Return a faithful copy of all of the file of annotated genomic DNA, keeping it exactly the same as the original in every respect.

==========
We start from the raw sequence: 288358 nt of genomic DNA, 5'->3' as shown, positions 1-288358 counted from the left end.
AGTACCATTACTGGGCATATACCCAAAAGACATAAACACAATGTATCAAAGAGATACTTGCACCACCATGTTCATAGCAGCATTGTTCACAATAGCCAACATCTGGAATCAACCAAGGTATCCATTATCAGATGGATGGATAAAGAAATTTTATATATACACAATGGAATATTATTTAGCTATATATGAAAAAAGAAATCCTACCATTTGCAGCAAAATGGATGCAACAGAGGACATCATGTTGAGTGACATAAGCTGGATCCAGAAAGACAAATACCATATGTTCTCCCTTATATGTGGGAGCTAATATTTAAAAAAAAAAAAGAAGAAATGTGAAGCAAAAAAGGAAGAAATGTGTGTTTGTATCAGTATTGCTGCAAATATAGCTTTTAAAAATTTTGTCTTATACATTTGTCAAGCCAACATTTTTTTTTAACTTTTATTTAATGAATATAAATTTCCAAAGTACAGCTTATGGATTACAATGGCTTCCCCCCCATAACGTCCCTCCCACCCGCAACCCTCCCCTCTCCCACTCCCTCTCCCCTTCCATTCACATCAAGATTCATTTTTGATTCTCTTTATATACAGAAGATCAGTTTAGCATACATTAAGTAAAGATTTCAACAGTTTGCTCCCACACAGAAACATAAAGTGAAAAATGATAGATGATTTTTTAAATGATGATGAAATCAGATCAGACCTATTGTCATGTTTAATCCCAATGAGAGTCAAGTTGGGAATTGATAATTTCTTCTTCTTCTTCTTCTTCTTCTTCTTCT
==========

We start from the raw sequence: 288358 nt of genomic DNA, 5'->3' as shown, positions 1-288358 counted from the left end.
AGTACCATTACTGGGCATATACCCAAAAGACATAAACACAATGTATCAAAGAGATACTTGCACCACCATGTTCATAGCAGCATTGTTCACAATAGCCAACATCTGGAATCAACCAAGGTATCCATTATCAGATGGATGGATAAAGAAATTTTATATATACACAATGGAATATTATTTAGCTATATATGAAAAAAGAAATCCTACCATTTGCAGCAAAATGGATGCAACAGAGGACATCATGTTGAGTGACATAAGCTGGATCCAGAAAGACAAATACCATATGTTCTCCCTTATATGTGGGAGCTAATATTTAAAAAAAAAAAAGAAGAAATGTGAAGCAAAAAAGGAAGAAATGTGTGTTTGTATCAGTATTGCTGCAAATATAGCTTTTAAAAATTTTGTCTTATACATTTGTCAAGCCAACATTTTTTTTTAACTTTTATTTAATGAATATAAATTTCCAAAGTACAGCTTATGGATTACAATGGCTTCCCCCCCATAACGTCCCTCCCACCCGCAACCCTCCCCTCTCCCACTCCCTCTCCCCTTCCATTCACATCAAGATTCATTTTTGATTCTCTTTATATACAGAAGATCAGTTTAGCATACATTAAGTAAAGATTTCAACAGTTTGCTCCCACACAGAAACATAAAGTGAAAAATGATAGATGATTTTTTAAATGATGATGAAATCAGATCAGACCTATTGTCATGTTTAATCCCAATGAGAGTCAAGTTGGGAATTGATAATTTCTTCTTCTTCTTCTTCTTCTTCTTCTTCT